(In case it wasn't obvious by now... I was raised in a "don't spend a dime if a nickle will do the job" home.)

I was raised that way too,but i've morphed into a "if you dont spend it the kid will" kind of guy,and that's the way a aquired a ZTR,and glad i did.
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Old 06-08-2013, 01:18 PM   #22
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Originally Posted by TarheelTerp View Post
Simplicity makes a great mower. The 2013 version sells for $4100.

Anyone willing to spend that sort of money on a grass cutter should expect nothing less than a very reliable product, a really great result on the cut and that it will last.

Luckily for the rest of the lawn cutting world those goals can be achieved for far less upfront cash by way of several brands. Maybe not as perfect a cut but still a better cut than low(er) end ZT's

Similar maintenance and upkeep regimen over the years? You bet. That sort of care is what it comes down to with all machinery if you want it to last.

1992 low cost grass cutter ... the 2013 version is advertised at $1700:
Nice old Craftsman. As far as lasting goes, those old craftsman mowers held up well.

As far as cut goes, Im sorry, but they arent even in the same ballpark as a Simplicity. Now this is a true story:

I had just finished cutting my lawn when my next door neighbor and his wife returned from shopping. I over heard her yelling at her husband: What are you doing wrong when you cut our lawn? It looks like crap compared to Jims!"

"Im not doing anything wrong. He has a Simplicity, and I have a Craftsman, that's the difference, it has nothing to do with how I cut the lawn!"

I actually felt sorry for the guy, and I have to admit that there is most definitely something wrong with his particular mower, as there is something wrong with one of my other neighbors John Deere Tractor. Probably bent blades, because both of those mowers are leaving a row of grass that is not even with the rest.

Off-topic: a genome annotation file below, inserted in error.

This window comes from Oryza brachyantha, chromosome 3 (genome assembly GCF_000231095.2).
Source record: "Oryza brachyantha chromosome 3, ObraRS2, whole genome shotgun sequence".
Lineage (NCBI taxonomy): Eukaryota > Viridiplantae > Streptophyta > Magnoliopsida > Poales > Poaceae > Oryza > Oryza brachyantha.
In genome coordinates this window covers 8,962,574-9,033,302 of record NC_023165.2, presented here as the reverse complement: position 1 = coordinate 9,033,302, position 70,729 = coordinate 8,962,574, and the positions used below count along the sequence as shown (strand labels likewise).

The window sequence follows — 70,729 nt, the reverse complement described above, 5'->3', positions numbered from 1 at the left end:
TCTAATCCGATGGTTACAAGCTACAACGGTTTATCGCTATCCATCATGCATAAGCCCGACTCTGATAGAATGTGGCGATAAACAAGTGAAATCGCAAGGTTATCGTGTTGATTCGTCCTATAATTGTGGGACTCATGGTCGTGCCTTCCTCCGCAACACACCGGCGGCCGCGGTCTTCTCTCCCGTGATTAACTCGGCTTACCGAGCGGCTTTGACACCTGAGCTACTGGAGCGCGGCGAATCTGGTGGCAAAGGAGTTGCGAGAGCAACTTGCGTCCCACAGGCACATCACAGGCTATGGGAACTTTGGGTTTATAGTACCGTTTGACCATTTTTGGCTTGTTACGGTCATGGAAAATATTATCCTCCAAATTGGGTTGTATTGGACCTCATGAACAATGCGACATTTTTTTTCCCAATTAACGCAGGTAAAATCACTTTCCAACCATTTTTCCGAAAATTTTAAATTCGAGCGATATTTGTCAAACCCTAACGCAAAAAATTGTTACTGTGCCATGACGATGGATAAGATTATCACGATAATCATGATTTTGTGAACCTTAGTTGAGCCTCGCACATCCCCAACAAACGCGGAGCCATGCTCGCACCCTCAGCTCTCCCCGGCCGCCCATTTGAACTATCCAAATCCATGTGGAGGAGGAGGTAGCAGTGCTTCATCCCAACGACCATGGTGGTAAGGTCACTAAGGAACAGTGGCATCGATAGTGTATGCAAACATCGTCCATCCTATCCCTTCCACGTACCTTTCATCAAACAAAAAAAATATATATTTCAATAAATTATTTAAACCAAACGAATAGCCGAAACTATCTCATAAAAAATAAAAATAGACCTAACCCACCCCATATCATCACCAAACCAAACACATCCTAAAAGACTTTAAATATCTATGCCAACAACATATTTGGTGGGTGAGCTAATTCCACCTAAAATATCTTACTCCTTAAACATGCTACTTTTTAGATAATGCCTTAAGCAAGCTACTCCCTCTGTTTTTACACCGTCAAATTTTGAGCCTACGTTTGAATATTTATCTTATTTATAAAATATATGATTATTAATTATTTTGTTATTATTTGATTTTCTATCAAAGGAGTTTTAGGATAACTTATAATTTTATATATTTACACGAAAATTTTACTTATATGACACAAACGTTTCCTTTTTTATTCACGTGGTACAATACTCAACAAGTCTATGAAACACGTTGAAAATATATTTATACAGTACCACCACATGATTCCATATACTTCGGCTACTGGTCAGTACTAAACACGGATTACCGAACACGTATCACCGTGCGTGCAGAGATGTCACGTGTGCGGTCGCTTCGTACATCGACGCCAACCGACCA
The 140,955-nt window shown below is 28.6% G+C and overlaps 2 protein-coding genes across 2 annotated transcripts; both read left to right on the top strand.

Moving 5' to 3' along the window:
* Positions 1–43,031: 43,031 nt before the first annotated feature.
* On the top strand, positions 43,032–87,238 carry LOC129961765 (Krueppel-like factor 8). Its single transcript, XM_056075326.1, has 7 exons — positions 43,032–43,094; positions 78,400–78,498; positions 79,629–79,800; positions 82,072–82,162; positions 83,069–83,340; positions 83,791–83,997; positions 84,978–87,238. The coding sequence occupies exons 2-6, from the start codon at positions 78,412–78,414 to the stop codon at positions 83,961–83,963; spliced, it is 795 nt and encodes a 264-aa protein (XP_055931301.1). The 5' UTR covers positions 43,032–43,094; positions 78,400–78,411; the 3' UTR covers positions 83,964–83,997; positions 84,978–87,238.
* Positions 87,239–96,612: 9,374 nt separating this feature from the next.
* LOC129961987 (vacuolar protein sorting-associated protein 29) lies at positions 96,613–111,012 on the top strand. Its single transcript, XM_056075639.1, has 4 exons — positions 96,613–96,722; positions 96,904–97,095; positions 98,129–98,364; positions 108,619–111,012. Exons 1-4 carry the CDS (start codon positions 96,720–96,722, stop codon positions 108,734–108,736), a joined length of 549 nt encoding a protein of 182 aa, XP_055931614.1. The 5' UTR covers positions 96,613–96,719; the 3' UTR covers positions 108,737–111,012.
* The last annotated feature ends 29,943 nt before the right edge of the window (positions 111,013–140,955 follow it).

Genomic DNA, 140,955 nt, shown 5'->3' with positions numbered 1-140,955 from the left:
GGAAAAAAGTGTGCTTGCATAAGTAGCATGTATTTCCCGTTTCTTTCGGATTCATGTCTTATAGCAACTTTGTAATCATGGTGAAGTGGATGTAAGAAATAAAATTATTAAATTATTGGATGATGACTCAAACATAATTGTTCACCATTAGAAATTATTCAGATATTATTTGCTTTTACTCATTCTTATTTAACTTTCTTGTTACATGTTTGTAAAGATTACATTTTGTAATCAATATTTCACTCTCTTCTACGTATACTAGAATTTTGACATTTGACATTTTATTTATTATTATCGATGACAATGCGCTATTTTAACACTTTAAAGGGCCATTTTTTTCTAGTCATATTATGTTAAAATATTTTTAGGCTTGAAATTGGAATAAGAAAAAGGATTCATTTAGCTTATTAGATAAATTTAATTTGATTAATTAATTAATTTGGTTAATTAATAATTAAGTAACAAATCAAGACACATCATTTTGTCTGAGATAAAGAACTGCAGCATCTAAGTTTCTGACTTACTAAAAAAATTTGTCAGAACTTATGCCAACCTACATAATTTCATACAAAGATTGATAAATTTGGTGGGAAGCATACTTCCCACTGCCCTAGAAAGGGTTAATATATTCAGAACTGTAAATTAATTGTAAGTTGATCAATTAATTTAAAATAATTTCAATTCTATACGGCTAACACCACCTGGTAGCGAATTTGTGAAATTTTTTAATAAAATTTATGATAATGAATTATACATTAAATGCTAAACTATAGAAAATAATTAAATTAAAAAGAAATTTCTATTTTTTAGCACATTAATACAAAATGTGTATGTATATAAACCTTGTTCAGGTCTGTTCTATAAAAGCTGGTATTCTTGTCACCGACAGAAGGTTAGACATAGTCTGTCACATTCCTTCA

There is something to be said for using a piece of equipment that is a pleasure to use for the entire time you own it that is hard to put a price on. My neighbor that lived across the street from me in a former house had a really nice old Craftsman, but you had to shift it from forward to reverse, and to different forward speeds. Once he used my hydrostatic with limited slip differential he could not believe the difference in operator ease of use.

If you really break it down by the total cost including maintenance over say 20 years, the cost to own per use might really surprise you, especially since parts for any of these tractors is absolutely outrageous, even the ones that are made cheaply. Even the dealers complain about the price of parts, as there is no margin left for them after they add labor.

Your point is very well made though, 1700 is a long way from 4100
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Old 06-08-2013, 01:40 PM   #23
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As far as cut goes, Im sorry, but they arent even in the same ballpark as a Simplicity. ... Your point is very well made though, 1700 is a long way from 4100
Nothing is in the same ballpark as a Simplicity.
That's been established.

The argument is about a) how much better it is vs a well maintained alternative and b) the costs to get it vs one of the lower priced (and well maintained) alternatives.

Using that excellent Simplicity Cut as the benchmark though... the secondary argument is about what sort of ZT is required to match it and why anyone would spend so much money for the high honor of cutting their grass no matter how nicely it turned out.

Let the anecdotes commence.
(I'm waiting for the ground to dry out)
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Old 06-09-2013, 11:38 AM   #24
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Originally Posted by TarheelTerp View Post
Nothing is in the same ballpark as a Simplicity.
That's been established.

The argument is about a) how much better it is vs a well maintained alternative and b) the costs to get it vs one of the lower priced (and well maintained) alternatives.